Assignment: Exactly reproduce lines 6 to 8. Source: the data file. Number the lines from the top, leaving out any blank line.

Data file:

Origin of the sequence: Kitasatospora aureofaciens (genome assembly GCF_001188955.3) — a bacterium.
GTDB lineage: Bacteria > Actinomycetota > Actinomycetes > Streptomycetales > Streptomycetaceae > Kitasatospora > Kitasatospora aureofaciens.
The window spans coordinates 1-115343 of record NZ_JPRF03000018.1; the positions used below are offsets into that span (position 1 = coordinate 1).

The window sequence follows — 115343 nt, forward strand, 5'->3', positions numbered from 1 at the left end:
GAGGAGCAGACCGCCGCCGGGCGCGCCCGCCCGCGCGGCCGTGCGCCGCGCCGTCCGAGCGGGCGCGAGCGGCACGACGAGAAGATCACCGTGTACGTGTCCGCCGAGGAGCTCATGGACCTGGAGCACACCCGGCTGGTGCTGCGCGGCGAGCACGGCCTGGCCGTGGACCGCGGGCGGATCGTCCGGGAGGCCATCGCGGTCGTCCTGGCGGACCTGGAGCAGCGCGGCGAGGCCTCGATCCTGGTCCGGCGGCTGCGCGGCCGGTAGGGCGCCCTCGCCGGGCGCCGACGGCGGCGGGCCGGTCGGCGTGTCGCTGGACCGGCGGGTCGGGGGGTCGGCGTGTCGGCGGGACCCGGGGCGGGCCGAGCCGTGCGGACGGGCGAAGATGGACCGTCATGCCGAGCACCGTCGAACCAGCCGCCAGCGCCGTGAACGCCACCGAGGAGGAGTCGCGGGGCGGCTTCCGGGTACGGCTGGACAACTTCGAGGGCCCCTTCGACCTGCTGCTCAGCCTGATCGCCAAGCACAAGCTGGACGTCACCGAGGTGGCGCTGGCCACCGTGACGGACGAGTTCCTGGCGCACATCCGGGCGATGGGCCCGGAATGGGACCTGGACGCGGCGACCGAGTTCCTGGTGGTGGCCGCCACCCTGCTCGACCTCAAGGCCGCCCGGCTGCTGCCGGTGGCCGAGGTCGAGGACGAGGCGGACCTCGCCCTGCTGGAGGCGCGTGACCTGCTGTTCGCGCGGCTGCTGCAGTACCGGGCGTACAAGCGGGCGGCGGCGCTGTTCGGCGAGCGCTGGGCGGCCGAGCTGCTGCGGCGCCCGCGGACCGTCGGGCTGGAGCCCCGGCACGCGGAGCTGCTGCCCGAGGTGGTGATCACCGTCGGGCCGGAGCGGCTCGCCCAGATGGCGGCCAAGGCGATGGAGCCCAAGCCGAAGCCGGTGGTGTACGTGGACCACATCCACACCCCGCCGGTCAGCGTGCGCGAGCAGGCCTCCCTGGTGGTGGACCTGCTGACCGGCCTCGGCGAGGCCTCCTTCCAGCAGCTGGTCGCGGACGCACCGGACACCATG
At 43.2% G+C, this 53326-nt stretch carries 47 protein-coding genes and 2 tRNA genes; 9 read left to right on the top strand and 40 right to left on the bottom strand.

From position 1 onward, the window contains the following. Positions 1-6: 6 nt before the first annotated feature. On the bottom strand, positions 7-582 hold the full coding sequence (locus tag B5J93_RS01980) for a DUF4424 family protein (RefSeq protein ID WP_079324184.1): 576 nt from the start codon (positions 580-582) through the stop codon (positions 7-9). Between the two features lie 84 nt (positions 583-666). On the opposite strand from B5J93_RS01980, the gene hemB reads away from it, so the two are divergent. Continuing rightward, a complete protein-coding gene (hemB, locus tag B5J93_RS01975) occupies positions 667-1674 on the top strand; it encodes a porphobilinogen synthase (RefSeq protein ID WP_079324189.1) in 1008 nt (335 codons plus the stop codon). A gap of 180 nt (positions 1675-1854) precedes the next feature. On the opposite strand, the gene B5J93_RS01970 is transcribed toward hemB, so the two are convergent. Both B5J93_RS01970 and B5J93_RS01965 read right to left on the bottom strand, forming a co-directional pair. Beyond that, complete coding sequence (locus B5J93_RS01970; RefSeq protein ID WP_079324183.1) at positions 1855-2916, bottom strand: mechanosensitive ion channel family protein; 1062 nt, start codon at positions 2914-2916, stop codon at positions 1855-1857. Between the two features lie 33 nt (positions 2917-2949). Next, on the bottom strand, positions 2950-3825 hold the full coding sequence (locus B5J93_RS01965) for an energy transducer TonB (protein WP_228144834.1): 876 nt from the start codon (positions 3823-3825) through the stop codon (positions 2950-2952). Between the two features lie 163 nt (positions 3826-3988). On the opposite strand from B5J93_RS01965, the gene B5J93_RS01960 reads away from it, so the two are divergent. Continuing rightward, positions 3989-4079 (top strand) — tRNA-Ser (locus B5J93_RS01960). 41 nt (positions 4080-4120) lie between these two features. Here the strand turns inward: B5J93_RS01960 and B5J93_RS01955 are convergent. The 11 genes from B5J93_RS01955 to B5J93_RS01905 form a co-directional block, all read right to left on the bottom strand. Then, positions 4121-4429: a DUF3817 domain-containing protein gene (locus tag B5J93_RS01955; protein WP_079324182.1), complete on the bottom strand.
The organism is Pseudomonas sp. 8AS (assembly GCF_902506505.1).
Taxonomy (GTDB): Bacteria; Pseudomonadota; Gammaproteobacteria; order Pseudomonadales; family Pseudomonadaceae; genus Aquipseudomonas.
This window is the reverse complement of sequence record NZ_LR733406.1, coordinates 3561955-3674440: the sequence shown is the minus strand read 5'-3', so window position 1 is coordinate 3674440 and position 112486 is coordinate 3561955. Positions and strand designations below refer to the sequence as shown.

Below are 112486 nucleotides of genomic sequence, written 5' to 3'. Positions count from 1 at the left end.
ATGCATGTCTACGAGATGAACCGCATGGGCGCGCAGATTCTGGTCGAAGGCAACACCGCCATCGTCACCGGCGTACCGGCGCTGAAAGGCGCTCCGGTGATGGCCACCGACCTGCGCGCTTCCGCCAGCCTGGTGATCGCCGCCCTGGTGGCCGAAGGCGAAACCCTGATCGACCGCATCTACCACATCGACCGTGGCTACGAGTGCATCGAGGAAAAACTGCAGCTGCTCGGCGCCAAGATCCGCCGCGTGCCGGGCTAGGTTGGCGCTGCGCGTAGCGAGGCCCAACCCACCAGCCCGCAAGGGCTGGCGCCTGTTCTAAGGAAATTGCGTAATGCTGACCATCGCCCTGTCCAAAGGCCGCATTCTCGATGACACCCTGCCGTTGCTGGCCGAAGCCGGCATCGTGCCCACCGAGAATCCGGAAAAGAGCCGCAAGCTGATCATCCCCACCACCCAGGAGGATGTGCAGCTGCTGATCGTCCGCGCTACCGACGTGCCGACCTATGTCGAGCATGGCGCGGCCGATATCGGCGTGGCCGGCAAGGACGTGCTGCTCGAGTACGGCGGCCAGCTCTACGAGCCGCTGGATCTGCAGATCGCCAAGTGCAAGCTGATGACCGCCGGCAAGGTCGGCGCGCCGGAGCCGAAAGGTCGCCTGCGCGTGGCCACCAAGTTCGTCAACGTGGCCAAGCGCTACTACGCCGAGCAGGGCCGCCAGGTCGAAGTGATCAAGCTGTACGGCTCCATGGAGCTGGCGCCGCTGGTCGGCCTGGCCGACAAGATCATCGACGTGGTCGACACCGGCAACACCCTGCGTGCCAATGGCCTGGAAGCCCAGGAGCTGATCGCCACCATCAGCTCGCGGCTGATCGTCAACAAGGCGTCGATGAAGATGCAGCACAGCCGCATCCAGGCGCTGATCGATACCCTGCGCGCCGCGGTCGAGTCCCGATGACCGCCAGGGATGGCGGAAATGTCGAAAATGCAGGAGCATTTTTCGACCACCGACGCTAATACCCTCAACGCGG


At 43.2% G+C, this 53326-nt stretch carries 47 protein-coding genes and 2 tRNA genes; 9 read left to right on the top strand and 40 right to left on the bottom strand.

From position 1 onward, the window contains the following. Positions 1-6: 6 nt before the first annotated feature. On the bottom strand, positions 7-582 hold the full coding sequence (locus tag B5J93_RS01980) for a DUF4424 family protein (RefSeq protein ID WP_079324184.1): 576 nt from the start codon (positions 580-582) through the stop codon (positions 7-9). Between the two features lie 84 nt (positions 583-666). On the opposite strand from B5J93_RS01980, the gene hemB reads away from it, so the two are divergent. Continuing rightward, a complete protein-coding gene (hemB, locus tag B5J93_RS01975) occupies positions 667-1674 on the top strand; it encodes a porphobilinogen synthase (RefSeq protein ID WP_079324189.1) in 1008 nt (335 codons plus the stop codon). A gap of 180 nt (positions 1675-1854) precedes the next feature. On the opposite strand, the gene B5J93_RS01970 is transcribed toward hemB, so the two are convergent. Both B5J93_RS01970 and B5J93_RS01965 read right to left on the bottom strand, forming a co-directional pair. Beyond that, complete coding sequence (locus B5J93_RS01970; RefSeq protein ID WP_079324183.1) at positions 1855-2916, bottom strand: mechanosensitive ion channel family protein; 1062 nt, start codon at positions 2914-2916, stop codon at positions 1855-1857. Between the two features lie 33 nt (positions 2917-2949). Next, on the bottom strand, positions 2950-3825 hold the full coding sequence (locus B5J93_RS01965) for an energy transducer TonB (protein WP_228144834.1): 876 nt from the start codon (positions 3823-3825) through the stop codon (positions 2950-2952). Between the two features lie 163 nt (positions 3826-3988). On the opposite strand from B5J93_RS01965, the gene B5J93_RS01960 reads away from it, so the two are divergent. Continuing rightward, positions 3989-4079 (top strand) — tRNA-Ser (locus B5J93_RS01960). 41 nt (positions 4080-4120) lie between these two features. Here the strand turns inward: B5J93_RS01960 and B5J93_RS01955 are convergent. The 11 genes from B5J93_RS01955 to B5J93_RS01905 form a co-directional block, all read right to left on the bottom strand. Then, positions 4121-4429: a DUF3817 domain-containing protein gene (locus tag B5J93_RS01955; protein WP_079324182.1), complete on the bottom strand.
The organism is Pseudomonas sp. 8AS (assembly GCF_902506505.1).